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01.17.2005

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how to eat better
by Yee-Fan Sun |
1 2
continued from page 1

2 Cut the crap. Now when I say crap, I'm not talking about junk food, exactly. No, what I'm talking about is the sort of food that you find yourself nibbling on when you're starving, and there's nothing else in the house to eat, and you're not particularly paying attention to the taste (because if you did, you'd have to admit it wasn't all that good). That bag of flavorless potato chips that you bought on sale, the cheap, too-sweet milk chocolates that your great-aunt sent you for Christmas, the microwave pizza that's sitting in your freezer -- these are not good foods, folks, in any sense of the phrase. They don't taste good, and they're certainly not good for you. So why are you still keeping them around in the house?

3 Get over the (food) guilt. On the other hand, there are plenty of foods out there that taste close-your-eyes-and-swoon heavenly, but are fatty or carb-o-riffic or chock full o' sugar sweet. A luscious bar of super-dark, Belgian chocolate, a tub of Ben & Jerry's creamy Pistachio, real mashed potatoes whipped with heavy cream, a plate of homemade egg pasta with authentic hot Italian sausages and served with crusty, buttery bread, crispy-juicy Southern fried chicken. These foods do not really fit into any nutritionist's idea of a healthy diet, and yes, eating them all the time will make you fat, or increase your risk of dropping dead of a heart attack, or otherwise throw your body out of whack. But having them from time to time will not, generally speaking, kill you. So when you're indulging, let yourself really enjoy the foods, and forget about how "bad" the fat/sugar/carbs might be for your idea of a good diet. Of course, the flip side of appeasing these cravings -- and the one I have to confess is the hardest for me to live by -- is that you really have to listen to all of your body's messages. Food is not some precious bounty to be hoarded whenever it comes your way. When you're feeling full, no food really tastes all that good anymore, so quit stuffing your face.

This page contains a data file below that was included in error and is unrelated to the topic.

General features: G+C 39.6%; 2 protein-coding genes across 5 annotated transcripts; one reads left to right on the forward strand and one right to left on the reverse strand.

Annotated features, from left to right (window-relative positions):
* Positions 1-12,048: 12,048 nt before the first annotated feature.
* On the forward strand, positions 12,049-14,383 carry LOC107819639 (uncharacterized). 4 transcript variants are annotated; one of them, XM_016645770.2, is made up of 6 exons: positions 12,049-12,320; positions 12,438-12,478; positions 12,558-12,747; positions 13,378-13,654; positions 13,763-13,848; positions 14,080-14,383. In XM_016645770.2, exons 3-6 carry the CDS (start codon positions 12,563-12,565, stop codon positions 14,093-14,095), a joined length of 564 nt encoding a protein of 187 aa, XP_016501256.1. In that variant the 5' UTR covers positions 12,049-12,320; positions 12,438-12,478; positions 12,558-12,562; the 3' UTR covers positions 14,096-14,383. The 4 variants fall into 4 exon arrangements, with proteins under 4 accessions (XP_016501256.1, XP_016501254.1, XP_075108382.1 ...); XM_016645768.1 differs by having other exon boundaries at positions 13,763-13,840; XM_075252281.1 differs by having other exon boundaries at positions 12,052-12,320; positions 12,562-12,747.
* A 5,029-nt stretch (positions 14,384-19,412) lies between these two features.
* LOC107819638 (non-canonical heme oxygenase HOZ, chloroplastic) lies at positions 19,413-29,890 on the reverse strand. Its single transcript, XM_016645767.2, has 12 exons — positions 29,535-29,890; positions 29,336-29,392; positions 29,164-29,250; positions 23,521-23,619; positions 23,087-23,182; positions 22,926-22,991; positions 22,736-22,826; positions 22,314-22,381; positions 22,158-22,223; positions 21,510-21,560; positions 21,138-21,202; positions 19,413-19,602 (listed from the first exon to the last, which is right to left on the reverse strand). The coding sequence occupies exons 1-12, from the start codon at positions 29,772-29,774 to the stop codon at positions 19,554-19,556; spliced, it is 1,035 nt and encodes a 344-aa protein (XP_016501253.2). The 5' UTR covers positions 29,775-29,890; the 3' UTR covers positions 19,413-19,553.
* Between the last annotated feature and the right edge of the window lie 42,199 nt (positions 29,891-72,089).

4 Slow down. A meal is not some pesky chore; quit racing through it like it's getting in the way of the rest of your life. So no more shoveling your food down without a thought as to how it tastes or how you feel. Take the time to actually chew your food, take a breath between bites, let your brain process all those delicious flavors.

5 Share your food. There's nothing wrong with eating alone, but let's face it: mealtimes are a whole lot more fun when you're enjoying them in good company. Institute a roommate dinner ritual; if you live alone, invite your other single pals over for a shared meal at least once a week. Even if you're shacked up with your sweets, and always have your meals together, make the effort to have a few other friends over for supper on a regular basis. Shared meals are about way more than fulfilling energy requirements and nutrient needs; they're about good conversation and connecting with the other folks in your life, and they nourish so much more than just your hungry belly.

6 Sit down for a real meal. Yes, I too have been known to eat in front of the TV from time to time (okay, often). But in addition to the logistical difficulties of attempting to eat spaghetti from a plate that's balanced on your lap, without slopping sauce all over yourself and your couch, watching your favorite guilty pleasure reality-tv show while supping means that you're really not giving much notice to how your food tastes. And that's a damn shame, because good food can be one of life's great pleasures, if you only pay a little attention. So clear off the dining table, set out the plates and the flatware, get yourselves some napkins, turn on the music for a little ambience. Learn to program your VCR or get yourself TiVo if you must, but seriously, "The Apprentice" can wait. Sit down at the dining table, and enjoy your meal.

o 

check out these related articles: 
how to cook more | the myth of the bad cook | cooking without cookbooks

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